About two hundred and forty years ago, an English clergyman named Thomas Bayes developed a method to calculate the chances of uncertain events in the light of accumulating evidence. Though his method has extensive applications to the work of economists, it is only recent advances in computing that have made it possible to exploit its full power. In this new and expanding area, Tony Lancaster's text provides a comprehensive introduction to the Bayesian way of doing applied economics. Using clear explanations and practical illustrations and problems, the text presents innovative, computer-intensive ways for applied economists to use the Bayesian method. In addition, each chapter includes numerical and graphical examples and demonstrates their solutions using the S programming language and Bugs software.
(source: Nielsen Book Data)9781405117197 20160610
In this new and expanding area, Tony Lancaster's text is the first comprehensive introduction to the Bayesian way of doing applied economics. * Uses clear explanations and practical illustrations and problems to present innovative, computer--intensive ways for applied economists to use the Bayesian method; * Emphasizes computation and the study of probability distributions by computer sampling; * Covers all the standard econometric models, including linear and non--linear regression using cross--sectional, time series, and panel data; * Details causal inference and inference about structural econometric models; * Includes numerical and graphical examples in each chapter, demonstrating their solutions using the S programming language and Bugs software * Supported by online supplements, including Data Sets and Solutions to Problems, at www.blackwellpublishing.com/lancaster.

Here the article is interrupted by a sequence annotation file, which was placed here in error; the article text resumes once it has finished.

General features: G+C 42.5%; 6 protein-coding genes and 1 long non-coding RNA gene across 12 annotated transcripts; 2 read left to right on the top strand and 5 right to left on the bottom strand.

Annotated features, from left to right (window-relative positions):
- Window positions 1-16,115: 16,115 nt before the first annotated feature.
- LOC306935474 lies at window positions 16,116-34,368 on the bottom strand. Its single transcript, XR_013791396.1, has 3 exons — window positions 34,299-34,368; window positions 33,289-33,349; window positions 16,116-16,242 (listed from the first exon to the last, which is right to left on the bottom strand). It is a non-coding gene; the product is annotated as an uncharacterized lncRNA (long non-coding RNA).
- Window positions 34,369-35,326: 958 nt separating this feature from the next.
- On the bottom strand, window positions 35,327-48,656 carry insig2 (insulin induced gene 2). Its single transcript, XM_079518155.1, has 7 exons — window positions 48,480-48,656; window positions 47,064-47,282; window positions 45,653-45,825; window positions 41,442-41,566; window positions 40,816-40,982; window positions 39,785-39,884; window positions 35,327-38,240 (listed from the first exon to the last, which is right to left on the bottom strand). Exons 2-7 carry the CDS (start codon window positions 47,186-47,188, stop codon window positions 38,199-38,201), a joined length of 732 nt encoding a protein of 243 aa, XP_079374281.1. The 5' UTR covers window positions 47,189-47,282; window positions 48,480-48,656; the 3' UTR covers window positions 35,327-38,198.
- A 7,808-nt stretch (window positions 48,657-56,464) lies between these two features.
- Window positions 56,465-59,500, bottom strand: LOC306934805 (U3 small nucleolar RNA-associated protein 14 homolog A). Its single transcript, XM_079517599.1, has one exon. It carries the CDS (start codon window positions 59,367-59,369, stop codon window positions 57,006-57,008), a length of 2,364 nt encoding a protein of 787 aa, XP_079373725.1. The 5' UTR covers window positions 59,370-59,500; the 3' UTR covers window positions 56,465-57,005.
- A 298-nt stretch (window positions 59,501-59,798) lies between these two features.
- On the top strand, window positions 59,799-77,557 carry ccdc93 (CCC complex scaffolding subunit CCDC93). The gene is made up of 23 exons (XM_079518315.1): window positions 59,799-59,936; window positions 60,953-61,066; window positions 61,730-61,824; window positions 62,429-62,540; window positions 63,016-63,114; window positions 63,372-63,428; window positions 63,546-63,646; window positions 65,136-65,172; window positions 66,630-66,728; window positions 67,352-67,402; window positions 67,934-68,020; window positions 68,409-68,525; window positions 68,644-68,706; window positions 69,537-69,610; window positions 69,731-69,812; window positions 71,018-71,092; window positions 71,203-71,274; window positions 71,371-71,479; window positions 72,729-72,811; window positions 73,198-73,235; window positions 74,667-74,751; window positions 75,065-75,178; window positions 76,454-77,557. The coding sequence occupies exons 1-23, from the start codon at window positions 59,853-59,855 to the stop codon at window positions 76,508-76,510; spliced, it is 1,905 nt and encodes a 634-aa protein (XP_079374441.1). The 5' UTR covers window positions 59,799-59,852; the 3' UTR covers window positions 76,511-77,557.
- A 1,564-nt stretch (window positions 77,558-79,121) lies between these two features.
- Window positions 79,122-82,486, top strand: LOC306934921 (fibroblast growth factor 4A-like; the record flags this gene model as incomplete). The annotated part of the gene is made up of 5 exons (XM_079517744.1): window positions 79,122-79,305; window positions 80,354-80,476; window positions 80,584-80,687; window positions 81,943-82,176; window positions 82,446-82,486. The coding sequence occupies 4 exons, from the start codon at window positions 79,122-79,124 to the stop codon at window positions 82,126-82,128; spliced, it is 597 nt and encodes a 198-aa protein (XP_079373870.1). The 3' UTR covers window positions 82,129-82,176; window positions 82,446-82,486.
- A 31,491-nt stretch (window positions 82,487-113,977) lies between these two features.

(source: Nielsen Book Data)9781405117203 20160610
Law Library (Crown)
LAW-243-01
Book
xiv, 359 p. : ill. ; 25 cm.
  • Preface.1. An Overview of Bayesian Econometrics.2. The Normal Linear Regression Model with Natural Conjugate Prior and a Single Explanatory Variable.3. The Normal Linear Regression Model with Natural Conjugate Prior and Many Explanatory Variables.4. The Normal Linear Regression Model with Other Priors.5. The Nonlinear Regression Model.6. The Linear Regression Model with General Error Covariance Matrix.7. The Linear Regression Model with Panel Data.8. Introduction to Time Series: State Space Models.9. Qualitative and Limited Dependent Variable Models.10. Flexible Models: Nonparametric and Semi-Parametric Methods.11. Bayesian Model Averaging.12. Other Models, Methods and Issues.Appendix A: Introduction to Matrix Algebra.Appendix B: Introduction to Probability and Statistics.Bibliography.Index.
  • (source: Nielsen Book Data)9780470845677 20160528
Researchers in many fields are increasingly finding the Bayesian approach to statistics to be an attractive one. This book introduces the reader to the use of Bayesian methods in the field of econometrics at the advanced undergraduate or graduate level. The book is self-contained and does not require that readers have previous training in econometrics. The focus is on models used by applied economists and the computational techniques necessary to implement Bayesian methods when doing empirical work. Topics covered in the book include the regression model (and variants applicable for use with panel data), time series models, models for qualitative or censored data, nonparametric methods and Bayesian model averaging. The book includes numerous empirical examples and the website associated with it contains data sets and computer programs to help the student develop the computational skills of modern Bayesian econometrics.
(source: Nielsen Book Data)9780470845677 20160528
Law Library (Crown)
LAW-243-01